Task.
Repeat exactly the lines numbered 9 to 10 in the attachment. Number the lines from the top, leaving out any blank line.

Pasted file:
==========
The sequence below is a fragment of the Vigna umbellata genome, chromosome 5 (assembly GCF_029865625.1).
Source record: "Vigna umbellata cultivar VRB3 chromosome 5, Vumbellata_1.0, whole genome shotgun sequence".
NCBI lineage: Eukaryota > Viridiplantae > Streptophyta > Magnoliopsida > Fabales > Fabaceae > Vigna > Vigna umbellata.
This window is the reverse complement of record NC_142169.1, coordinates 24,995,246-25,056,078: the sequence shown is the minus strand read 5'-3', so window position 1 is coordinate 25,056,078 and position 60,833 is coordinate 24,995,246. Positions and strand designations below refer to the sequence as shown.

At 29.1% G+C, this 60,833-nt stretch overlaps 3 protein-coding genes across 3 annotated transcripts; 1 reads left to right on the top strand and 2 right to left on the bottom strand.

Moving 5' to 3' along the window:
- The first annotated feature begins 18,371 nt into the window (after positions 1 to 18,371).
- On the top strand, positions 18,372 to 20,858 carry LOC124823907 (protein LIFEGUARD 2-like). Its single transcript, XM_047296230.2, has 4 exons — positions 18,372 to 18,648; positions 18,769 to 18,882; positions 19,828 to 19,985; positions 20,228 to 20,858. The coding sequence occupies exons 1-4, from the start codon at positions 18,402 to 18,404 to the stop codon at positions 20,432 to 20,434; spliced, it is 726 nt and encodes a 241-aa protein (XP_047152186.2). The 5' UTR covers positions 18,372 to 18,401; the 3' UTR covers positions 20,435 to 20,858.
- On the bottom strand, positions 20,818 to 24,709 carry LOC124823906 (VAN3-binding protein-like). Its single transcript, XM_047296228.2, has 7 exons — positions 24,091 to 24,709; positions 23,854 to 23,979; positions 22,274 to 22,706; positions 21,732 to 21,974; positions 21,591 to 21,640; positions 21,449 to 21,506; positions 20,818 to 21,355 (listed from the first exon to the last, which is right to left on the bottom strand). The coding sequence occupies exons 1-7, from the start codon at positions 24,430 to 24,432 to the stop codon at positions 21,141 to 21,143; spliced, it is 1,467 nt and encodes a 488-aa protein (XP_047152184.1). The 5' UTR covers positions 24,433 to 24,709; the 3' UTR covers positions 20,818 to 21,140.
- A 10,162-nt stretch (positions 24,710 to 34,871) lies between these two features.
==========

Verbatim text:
- On the bottom strand, positions 20,818 to 24,709 carry LOC124823906 (VAN3-binding protein-like). Its single transcript, XM_047296228.2, has 7 exons — positions 24,091 to 24,709; positions 23,854 to 23,979; positions 22,274 to 22,706; positions 21,732 to 21,974; positions 21,591 to 21,640; positions 21,449 to 21,506; positions 20,818 to 21,355 (listed from the first exon to the last, which is right to left on the bottom strand). The coding sequence occupies exons 1-7, from the start codon at positions 24,430 to 24,432 to the stop codon at positions 21,141 to 21,143; spliced, it is 1,467 nt and encodes a 488-aa protein (XP_047152184.1). The 5' UTR covers positions 24,433 to 24,709; the 3' UTR covers positions 20,818 to 21,140.
- A 10,162-nt stretch (positions 24,710 to 34,871) lies between these two features.